The Highland Wildlife Park in Kincraig, near Kingussie opened in 1972 as an offshoot of Edinburgh Zoo. Both facilities are operated by the Royal Zoological Society of Scotland.
The original remit of the park was to showcase native Highland species such as Polecats, Wildcats, Red Fox and Badgers. The decision to move away from this to include species found in world wide tundra and mountainous habitats caused some public discord. The RZSS state that this move brings the park in line with the goals of Edinburgh Zoo. Indeed, many of the ‘new’ animals are endangered or will benefit from the breeding programmes operated by the park.
The park is 7 miles from Aviemore, 50 minutes drive from Inverness and 75 minutes drive from Fort William and it is well worth the effort.
The park is perfect for a full day out for all ages although you would be advised to bring sturdy shoes and waterproof clothes. The vast majority of the park is in the open and the higher reaches are exposed to the elements. The park consists of two main areas, the park and the reserve. The park allows visitors to view animals such as Amur Tigers, Red Pandas and Lynxes in conventional enclosures. The reserve is a safari style drive around area. Visitors can drive around the reserve as often as they wish.
The park has won awards for it’s Polar Bear and wolf enclosures. The park has also been successful in rearing wolves, tigers, owl and wildcats in the past two years
A small selection of the current residents are as follows:
Amur tigers (and cubs Viktor & Murray), Wolverines, European Wolves (and cubs), Wildcats (and two kittens), Polar Bears (Walker & Arktos), Japanese Macaques (aka Snow Monkeys), Red Panda (and cub) and European Beavers. The park also houses a range of owls in aviaries and hooved animals (Bactrian Camels, Vicuna Bison, Yak and Elk amongst others in the safari section.
Edinburgh Zoo’s resident Polar bear Mercedes was relocated to the park in 2009. Mercedes was at the time the only captive Polar bear in the United Kingdom. Mercedes was captured by the RZSS in Canada where she was going to be shot for continually straying in town. From 1984 Mercedes lived with her partner Barney and they produced two cubs To-Nuik & Ohoto. After Barney’s death it was felt that new pastures would suit Mercedes and the Highland Wildlife Park offered the space required.
Mercedes was joined by 2 year old Walker in 2010 in her 4 acre enclosure. This move was coordinated under the European Endangered Species Programme, the HWP was chosen due to the high quality of the enclosure. The pair lived ‘amicably’ until Mercedes death in 2011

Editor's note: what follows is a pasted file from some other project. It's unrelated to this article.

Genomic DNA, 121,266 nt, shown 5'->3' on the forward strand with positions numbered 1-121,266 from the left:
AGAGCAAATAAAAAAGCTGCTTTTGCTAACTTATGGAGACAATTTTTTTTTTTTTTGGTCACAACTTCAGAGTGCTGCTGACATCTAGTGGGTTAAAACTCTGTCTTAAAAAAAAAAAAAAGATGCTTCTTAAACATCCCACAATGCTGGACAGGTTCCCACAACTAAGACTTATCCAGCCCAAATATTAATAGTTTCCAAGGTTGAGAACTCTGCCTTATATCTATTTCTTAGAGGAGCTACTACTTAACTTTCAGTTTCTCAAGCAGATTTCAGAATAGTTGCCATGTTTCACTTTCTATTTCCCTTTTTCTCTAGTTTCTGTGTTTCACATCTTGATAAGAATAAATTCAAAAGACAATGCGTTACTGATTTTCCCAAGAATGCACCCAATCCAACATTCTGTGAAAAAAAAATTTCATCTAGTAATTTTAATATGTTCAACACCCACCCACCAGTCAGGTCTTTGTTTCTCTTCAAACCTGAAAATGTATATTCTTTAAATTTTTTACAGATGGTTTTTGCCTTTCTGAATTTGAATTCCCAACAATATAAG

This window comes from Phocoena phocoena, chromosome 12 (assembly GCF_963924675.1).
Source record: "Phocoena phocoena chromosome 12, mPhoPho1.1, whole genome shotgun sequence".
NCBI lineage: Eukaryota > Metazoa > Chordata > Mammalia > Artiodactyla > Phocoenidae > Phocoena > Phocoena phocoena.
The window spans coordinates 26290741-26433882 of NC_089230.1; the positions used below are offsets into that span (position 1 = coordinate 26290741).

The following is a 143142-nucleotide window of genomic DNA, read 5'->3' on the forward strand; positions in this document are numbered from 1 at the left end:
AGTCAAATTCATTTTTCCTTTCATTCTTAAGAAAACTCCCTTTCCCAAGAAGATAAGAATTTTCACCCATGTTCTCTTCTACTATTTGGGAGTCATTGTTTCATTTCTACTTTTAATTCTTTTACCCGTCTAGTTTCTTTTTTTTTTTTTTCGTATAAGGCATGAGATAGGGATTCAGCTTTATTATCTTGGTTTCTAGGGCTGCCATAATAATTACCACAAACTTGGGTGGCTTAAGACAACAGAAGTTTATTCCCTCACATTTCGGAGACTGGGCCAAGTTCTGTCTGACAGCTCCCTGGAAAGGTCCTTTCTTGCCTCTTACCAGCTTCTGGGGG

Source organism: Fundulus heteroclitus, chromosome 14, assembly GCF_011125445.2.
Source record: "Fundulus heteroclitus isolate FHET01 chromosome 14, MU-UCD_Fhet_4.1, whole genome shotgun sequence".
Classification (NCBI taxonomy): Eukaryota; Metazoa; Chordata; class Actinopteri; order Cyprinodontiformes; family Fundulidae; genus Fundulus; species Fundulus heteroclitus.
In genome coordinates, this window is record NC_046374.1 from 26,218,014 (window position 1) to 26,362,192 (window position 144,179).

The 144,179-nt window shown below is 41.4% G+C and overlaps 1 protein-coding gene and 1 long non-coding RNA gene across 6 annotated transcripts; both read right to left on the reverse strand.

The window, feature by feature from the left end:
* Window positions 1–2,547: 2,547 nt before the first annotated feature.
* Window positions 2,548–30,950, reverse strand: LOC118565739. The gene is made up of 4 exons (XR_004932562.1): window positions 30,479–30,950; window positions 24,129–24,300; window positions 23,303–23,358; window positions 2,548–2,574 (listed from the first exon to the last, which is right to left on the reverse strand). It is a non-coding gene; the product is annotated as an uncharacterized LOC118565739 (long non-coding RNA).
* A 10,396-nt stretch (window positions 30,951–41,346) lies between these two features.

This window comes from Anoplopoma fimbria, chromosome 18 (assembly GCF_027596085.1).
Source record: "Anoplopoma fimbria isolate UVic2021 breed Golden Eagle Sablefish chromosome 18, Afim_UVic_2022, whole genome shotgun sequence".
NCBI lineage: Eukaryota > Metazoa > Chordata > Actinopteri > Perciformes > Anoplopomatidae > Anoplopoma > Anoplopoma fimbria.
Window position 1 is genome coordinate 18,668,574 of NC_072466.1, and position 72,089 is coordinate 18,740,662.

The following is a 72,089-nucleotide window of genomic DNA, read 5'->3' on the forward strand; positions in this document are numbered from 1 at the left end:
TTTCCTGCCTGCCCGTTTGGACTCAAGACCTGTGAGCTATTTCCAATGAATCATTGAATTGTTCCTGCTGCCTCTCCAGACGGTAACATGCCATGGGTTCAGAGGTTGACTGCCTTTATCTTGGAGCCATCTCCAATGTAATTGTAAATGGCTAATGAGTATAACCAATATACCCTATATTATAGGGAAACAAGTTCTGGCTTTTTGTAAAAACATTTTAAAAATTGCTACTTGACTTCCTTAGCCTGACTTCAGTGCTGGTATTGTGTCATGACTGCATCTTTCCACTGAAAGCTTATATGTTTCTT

Today the park’s current polar bears are Walker and Arktos. The ‘boys’ share their enclosure and plans are being formed to find a female with which to establish a breeding programme. The bears can see seen very easily from the park and the ‘safari’ reserve (where they can be seen in their swimming pool). They are fed daily at 13:15 with an accompanying keeper talk. Watching the bears eat less than 6 feet away through the wire fence is an experience not to be missed.
Another big draw at the park is the family of Amur Tigers. Amur tigers are the world’s largest breed of tiger and the walkways around the enclosure allow you to see these magnificent creatures in all of their glory. These year two cubs were born at the park and myself and my kids had the good fortune to see Viktor and Murray splashing in a pool and playing with their food. The tigers dine at 14:30 daily. We would recommend arriving at the enclosures a few minutes before feeding to ensure a good view.
Our most memorable experience at the park occurred in 2012 when we visited the newly installed Red Pandas. These beautiful creatures are far more active than their famous (unrelated) cousins at Edinburgh zoo as we were to find out.
The male approached us along the wall of it’s enclosure and was within touching distance when it decided it would prefer to climb a nearby birch tree. We left after a few minutes of watching it settle in the tree, marvelling all the while at how close the park allowed visitors to get to the animals. It was only later that we found out the panda had actually escaped from its enclosure!
Given that a Red Panda is the size of a small dog all was well and the enclosure has been subsequently modified to prevent further escapades (much to the Red Panda’s dismay no doubt).
Weather permitting the park is open from 10 am 365 days a year.
Posted by Tim
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